## ray diagram – object further than 2f

This post is for Intermediate 2 only.

The final situation we need to consider is when the object is located more than two focal lengths away from the convex lens.  The diagram is similar to the previous examples but needs additional points marked on the optic axis.

## ray diagram – object closer than 1f

This post is for Standard Grade and Intermediate 2.

Here we consider an object closer than one focal length.  You will see that it is not possible to obtain a real image when the object is this close to the lens.  On a ray diagram, a real image is one that is found on the other side of the lens from the object.

Real images can always be displayed on a screen – a projector in the cinema or classroom produces a real image.  If you are doing an experiment, you can check to see if an image is real using a piece of paper.  Move your sheet of paper closer to and further from the lens – if you can’t get an image to form on the paper then the image must be virtual.  When we look at an object up close through a magnifying glass, we see a virtual image.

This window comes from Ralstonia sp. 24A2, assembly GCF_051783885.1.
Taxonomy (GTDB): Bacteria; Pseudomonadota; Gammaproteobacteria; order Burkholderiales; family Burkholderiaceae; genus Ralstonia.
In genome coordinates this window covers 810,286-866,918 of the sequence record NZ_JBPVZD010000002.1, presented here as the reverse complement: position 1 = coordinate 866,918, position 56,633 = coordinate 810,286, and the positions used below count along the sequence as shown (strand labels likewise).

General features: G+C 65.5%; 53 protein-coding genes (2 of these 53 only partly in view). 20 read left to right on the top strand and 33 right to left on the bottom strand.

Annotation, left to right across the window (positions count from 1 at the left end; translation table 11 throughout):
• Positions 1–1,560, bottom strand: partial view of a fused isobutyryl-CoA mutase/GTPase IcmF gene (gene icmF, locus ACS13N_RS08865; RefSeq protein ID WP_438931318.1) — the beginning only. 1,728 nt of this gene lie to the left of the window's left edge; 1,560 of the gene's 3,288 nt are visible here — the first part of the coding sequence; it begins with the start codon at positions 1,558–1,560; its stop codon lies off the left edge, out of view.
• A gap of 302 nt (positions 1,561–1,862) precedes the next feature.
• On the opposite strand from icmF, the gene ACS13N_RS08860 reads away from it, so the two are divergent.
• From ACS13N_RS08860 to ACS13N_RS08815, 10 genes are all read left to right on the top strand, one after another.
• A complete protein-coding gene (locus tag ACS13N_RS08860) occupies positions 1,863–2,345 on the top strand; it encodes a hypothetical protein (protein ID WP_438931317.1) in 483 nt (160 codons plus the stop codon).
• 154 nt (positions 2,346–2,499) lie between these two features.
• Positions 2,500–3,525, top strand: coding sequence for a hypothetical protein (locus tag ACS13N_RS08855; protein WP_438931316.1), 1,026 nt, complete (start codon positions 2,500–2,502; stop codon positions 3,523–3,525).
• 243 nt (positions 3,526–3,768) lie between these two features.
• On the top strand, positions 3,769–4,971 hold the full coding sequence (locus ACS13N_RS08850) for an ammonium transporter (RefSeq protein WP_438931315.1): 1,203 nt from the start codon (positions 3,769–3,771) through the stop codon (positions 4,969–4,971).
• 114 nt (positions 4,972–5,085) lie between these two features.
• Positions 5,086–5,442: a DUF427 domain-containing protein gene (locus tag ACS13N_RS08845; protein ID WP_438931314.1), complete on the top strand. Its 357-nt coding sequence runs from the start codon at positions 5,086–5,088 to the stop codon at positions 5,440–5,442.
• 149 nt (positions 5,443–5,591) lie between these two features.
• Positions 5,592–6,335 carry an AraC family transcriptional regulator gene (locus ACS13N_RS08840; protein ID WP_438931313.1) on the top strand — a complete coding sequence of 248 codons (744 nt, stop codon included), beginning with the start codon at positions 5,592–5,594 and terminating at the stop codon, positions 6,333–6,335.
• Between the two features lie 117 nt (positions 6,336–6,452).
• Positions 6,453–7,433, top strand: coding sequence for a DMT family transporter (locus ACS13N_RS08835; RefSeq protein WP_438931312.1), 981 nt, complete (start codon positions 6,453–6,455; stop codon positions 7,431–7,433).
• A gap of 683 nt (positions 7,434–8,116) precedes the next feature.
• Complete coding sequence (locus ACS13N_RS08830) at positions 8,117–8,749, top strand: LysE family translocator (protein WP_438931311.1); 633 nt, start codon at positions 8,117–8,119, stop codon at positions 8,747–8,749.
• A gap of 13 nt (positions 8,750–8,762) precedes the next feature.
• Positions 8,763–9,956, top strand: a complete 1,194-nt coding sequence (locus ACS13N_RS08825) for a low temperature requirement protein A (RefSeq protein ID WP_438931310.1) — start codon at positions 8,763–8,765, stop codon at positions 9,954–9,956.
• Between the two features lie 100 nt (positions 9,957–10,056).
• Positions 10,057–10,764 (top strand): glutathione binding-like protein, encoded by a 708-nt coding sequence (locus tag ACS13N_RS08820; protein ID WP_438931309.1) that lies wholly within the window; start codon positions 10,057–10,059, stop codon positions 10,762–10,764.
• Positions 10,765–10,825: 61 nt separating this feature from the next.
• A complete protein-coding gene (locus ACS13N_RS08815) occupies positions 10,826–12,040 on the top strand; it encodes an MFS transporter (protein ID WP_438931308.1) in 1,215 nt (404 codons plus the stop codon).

## how to draw a ray diagram

If you are sitting Credit Standard Grade or Intermediate 2 you should be able to draw a ray diagram for a convex lens.

At Standard Grade you must be able to draw this diagram for a magnifying glass.  A video for this will be posted shortly.

Intermediate 2 candidates may be asked to draw the diagram for an object placed

• closer than one focal length
• between one and two focal lengths
• more than two focal lengths

from the convex lens.  I will post a video showing each of these three situations.

Let’s start with an introduction to drawing ray diagrams.  This video looks at an object between one and two focal lengths from the lens.  It will show you how to draw the diagram and explain the terms we use to describe the image.

Disclaimer: No rabbits were harmed in the making of this video.